With origins based in our far-distant evolution, perhaps to protect intimate relationships, in our current lives where we may change partners several times in the course of a lifetime, jealousy can become a painful burden. The feeling of inadequacy makes it seem a particularly poignant and difficult burden.

So, what can be done? Well, like many things, communication is often at the root of the solution, jealousy is often something we deny in ourselves so just recognising and acknowledging it are also important steps. It’s often too personal and complex for a list of self-help suggestions as seem to be so common in our culture that demands quick fixes. Jealousy isn’t something we can cast off like an unwanted coat when spring comes, it’s a treatment process, and moving beyond jealousy is a skill that often takes a little time to learn.

Having said that, as is so often the case, people can travel through life with often debilitating levels of jealousy, accepting that as their fate. Surely, if you’re affected, it’s worth taking some steps now to hopefully improve the quality of life and relationships still to come…?

Social Media problems

Addiction to social media, internet addiction and self-esteem are sometimes closely linked

Addiction to social media, internet addiction and self-esteem are sometimes closely linked

Social media problems examined. Social media has changed our world in many ways; it has brought pleasure, connection, re-united people and re-ignited old friendships. Recent research commissioned by Unilever however (in which a thousand women were surveyed and compared to a similar sample from 2004)  found some less than savoury effects of Facebook, Twitter and the like. In the findings, more than half of the participants reported that seeing photos of friends made them feel worse about their own bodies.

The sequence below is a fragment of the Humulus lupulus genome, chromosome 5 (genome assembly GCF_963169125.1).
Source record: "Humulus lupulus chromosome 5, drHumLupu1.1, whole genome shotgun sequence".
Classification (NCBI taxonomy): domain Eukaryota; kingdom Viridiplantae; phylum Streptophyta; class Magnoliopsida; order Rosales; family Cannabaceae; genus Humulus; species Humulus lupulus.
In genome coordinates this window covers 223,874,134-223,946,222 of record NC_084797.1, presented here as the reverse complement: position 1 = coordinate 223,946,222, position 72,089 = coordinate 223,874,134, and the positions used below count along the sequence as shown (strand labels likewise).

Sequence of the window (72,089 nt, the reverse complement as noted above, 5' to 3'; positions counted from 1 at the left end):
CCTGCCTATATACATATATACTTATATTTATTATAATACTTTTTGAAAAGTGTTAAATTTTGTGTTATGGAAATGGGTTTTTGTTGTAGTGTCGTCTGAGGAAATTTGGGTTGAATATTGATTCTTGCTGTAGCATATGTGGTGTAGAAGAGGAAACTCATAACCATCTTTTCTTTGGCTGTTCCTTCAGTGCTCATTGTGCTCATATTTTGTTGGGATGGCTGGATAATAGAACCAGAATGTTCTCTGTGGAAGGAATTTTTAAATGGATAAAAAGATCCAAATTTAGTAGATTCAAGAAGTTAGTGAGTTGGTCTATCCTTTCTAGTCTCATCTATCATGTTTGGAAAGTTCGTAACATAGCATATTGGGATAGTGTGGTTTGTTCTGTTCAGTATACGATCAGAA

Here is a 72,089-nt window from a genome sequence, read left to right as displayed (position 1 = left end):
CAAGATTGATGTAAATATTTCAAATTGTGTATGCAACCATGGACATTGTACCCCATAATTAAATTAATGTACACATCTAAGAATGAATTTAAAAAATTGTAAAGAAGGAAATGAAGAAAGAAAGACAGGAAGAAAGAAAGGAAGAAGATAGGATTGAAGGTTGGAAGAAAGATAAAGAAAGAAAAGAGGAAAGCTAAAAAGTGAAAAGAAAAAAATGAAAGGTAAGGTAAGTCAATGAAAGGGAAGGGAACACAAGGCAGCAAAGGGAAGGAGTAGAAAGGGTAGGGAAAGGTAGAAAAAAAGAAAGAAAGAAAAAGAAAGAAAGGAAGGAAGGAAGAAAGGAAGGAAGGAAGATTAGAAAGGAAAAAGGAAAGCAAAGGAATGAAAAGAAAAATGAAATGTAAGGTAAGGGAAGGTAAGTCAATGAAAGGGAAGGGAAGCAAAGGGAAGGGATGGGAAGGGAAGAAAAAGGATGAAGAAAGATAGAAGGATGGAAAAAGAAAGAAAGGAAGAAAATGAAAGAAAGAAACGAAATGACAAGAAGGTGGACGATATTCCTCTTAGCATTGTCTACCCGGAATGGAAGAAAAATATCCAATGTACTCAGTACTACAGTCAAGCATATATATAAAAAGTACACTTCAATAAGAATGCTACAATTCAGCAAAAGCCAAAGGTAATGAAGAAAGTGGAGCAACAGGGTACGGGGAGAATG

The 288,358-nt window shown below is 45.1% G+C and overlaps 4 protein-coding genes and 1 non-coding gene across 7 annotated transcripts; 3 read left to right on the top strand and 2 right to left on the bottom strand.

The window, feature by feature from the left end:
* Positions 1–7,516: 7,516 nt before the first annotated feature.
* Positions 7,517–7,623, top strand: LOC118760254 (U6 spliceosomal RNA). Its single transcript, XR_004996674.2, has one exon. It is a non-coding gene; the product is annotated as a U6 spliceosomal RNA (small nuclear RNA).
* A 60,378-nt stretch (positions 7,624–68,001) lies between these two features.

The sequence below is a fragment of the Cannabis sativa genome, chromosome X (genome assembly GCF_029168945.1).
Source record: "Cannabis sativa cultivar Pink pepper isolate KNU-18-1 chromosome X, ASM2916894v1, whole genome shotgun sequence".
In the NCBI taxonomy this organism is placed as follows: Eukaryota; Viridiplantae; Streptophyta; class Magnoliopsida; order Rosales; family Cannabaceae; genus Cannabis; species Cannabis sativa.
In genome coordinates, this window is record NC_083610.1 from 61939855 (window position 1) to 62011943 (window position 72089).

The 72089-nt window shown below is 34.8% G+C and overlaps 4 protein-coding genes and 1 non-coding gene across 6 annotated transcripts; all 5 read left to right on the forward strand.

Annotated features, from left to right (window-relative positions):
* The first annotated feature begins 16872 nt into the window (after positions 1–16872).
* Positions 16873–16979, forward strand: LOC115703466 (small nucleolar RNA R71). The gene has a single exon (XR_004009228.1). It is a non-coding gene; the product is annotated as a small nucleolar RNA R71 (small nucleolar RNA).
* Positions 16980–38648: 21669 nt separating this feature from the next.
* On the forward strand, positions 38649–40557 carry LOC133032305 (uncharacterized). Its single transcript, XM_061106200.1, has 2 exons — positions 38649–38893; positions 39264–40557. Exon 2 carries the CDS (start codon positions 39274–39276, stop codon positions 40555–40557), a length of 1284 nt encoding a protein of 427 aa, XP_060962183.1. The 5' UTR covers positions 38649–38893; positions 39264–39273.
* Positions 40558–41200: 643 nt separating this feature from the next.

Another very surprising result was that ten years ago, 75% of the women surveyed reported that the media set ‘unrealistic’ standards of beauty, but that figure has now dropped to only 66%. So what’s going on, and why is it a concern? Is there resigned acceptance of the unrealistic standards, or is the pressure that society and the media places on us to look a certain way having a potentially damaging effect over time?

Low self-esteem is a very real problem for many of us, and the sometimes debilitating effects of low self-esteem are at the forefront of those issues that many people tolerate unnecessarily, and which reduce their quality of life on a daily basis.

It’s a changing and ever more competitive world in which we live and one where it seems that our friends have the highest influence over our idea of beauty. That pressure can cause anxiety, jealousy or any of a number of emotional or thought issues. This is why here at Talking-Cure we take the influence of social media in our lives very seriously, and we see ever-increasing levels of the effects that internet exposure can have on our clients. In our view, although the end results of these pressures are often the same, the causes are changing with each generation and as therapists we need to rise to meet these challenges.

So, if you find yourself struggling with any of the issues above, or any other problem which may be related to exposure to social media or the use of the internet generally, then please do not hesitate to pick up the phone and speak to us here at Talking-Cure.